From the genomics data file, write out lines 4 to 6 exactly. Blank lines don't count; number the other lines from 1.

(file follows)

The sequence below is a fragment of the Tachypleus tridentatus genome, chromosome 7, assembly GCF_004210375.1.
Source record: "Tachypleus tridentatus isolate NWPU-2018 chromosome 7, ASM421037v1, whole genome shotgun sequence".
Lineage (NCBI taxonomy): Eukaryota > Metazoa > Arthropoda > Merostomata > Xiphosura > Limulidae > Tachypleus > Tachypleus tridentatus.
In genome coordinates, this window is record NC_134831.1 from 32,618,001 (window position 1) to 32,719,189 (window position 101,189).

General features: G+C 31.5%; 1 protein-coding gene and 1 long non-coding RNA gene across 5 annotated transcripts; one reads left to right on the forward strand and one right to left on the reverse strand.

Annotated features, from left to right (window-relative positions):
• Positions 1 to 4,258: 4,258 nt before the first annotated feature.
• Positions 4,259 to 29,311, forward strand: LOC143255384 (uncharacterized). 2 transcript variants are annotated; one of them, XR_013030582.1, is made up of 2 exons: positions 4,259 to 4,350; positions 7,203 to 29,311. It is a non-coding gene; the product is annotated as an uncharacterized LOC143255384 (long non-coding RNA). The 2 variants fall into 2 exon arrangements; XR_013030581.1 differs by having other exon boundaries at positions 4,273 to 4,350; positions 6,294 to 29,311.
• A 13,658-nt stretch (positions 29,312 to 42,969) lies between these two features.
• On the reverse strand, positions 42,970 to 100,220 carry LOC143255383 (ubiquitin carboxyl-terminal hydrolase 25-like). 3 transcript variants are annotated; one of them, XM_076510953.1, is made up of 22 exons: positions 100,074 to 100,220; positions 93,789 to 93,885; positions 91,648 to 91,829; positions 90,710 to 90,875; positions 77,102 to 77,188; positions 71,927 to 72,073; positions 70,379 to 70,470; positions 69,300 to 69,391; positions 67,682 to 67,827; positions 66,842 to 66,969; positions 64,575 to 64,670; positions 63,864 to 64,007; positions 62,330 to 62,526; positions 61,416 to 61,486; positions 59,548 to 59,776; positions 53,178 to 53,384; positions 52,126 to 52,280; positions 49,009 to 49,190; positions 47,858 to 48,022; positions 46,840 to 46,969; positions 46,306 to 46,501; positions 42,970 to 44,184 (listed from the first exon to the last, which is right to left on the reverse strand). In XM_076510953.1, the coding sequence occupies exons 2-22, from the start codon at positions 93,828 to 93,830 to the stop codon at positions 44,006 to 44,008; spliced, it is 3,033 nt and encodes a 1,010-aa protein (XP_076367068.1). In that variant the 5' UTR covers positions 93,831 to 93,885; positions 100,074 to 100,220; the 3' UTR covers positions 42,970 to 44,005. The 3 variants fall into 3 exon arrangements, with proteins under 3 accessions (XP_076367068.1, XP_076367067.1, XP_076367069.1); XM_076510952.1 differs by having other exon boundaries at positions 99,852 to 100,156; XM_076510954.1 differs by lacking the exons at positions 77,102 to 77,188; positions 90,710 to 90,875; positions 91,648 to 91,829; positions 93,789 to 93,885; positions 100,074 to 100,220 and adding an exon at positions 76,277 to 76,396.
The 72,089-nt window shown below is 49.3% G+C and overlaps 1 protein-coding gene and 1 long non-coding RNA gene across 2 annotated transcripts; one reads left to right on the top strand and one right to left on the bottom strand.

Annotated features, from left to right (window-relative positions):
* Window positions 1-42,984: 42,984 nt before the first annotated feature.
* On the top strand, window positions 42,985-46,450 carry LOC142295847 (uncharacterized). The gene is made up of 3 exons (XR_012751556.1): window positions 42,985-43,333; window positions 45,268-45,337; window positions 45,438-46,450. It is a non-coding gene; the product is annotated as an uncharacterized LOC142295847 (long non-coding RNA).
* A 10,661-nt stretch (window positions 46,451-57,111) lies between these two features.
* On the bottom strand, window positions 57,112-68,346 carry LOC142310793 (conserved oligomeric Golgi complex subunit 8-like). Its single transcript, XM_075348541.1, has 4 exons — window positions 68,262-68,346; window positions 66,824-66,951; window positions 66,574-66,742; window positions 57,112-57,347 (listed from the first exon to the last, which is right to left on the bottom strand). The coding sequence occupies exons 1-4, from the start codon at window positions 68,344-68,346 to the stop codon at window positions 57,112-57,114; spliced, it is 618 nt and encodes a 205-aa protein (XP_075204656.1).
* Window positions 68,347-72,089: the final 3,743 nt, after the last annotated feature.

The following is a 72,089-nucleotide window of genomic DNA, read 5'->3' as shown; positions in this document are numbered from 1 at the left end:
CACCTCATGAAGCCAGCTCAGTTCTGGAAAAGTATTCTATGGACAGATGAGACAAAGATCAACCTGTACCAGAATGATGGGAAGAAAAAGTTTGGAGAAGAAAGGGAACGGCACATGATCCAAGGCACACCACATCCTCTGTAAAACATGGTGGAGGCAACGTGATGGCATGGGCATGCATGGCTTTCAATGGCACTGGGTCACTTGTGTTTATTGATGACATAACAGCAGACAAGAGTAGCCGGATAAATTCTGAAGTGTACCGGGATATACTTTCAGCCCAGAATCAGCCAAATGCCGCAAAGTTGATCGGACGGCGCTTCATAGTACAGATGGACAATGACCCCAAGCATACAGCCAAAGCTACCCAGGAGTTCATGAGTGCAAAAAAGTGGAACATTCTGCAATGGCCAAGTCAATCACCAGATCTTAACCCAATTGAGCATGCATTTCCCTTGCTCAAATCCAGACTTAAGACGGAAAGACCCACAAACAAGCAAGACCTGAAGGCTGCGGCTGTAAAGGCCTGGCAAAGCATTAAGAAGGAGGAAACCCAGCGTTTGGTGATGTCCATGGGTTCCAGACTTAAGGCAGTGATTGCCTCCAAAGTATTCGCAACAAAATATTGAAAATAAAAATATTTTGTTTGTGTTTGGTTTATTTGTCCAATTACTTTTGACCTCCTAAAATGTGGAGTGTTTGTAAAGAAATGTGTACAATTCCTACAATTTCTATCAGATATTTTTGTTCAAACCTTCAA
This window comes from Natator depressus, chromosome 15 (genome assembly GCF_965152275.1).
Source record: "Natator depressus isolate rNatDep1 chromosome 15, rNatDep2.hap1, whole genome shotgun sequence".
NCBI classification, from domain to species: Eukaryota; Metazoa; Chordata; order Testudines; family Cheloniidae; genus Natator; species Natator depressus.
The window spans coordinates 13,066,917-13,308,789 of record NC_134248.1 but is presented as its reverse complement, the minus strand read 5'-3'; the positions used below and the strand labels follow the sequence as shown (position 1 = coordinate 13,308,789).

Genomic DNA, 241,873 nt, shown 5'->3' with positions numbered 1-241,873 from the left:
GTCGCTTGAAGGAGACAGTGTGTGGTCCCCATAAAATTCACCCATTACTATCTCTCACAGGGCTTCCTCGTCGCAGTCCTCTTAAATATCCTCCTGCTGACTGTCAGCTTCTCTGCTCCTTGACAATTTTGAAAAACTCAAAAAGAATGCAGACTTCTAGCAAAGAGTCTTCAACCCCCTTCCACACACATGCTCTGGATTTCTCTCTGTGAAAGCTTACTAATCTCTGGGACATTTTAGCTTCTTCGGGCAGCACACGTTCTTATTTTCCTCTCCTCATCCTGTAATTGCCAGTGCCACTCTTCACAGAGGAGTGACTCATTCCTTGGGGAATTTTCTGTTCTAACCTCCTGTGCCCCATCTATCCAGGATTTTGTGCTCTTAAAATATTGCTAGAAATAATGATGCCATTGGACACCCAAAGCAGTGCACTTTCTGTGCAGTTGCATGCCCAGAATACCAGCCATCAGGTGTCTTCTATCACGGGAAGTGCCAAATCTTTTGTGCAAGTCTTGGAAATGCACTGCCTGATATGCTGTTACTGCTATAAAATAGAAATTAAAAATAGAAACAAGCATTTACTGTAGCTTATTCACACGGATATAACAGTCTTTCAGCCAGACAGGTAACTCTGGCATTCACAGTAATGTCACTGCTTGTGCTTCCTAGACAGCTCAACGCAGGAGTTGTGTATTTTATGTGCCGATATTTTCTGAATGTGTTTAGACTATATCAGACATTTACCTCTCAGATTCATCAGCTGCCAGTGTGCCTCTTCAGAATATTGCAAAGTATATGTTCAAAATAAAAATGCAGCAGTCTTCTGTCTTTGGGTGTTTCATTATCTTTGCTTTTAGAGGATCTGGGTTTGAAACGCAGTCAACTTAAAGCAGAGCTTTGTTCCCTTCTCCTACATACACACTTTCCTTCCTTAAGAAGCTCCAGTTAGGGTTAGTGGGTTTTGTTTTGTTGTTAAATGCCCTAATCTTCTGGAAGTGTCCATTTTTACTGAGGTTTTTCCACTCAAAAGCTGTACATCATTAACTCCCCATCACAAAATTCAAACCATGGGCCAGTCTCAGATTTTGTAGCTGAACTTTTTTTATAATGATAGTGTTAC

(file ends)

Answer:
In genome coordinates, this window is record NC_134831.1 from 32,618,001 (window position 1) to 32,719,189 (window position 101,189).

General features: G+C 31.5%; 1 protein-coding gene and 1 long non-coding RNA gene across 5 annotated transcripts; one reads left to right on the forward strand and one right to left on the reverse strand.

Annotated features, from left to right (window-relative positions):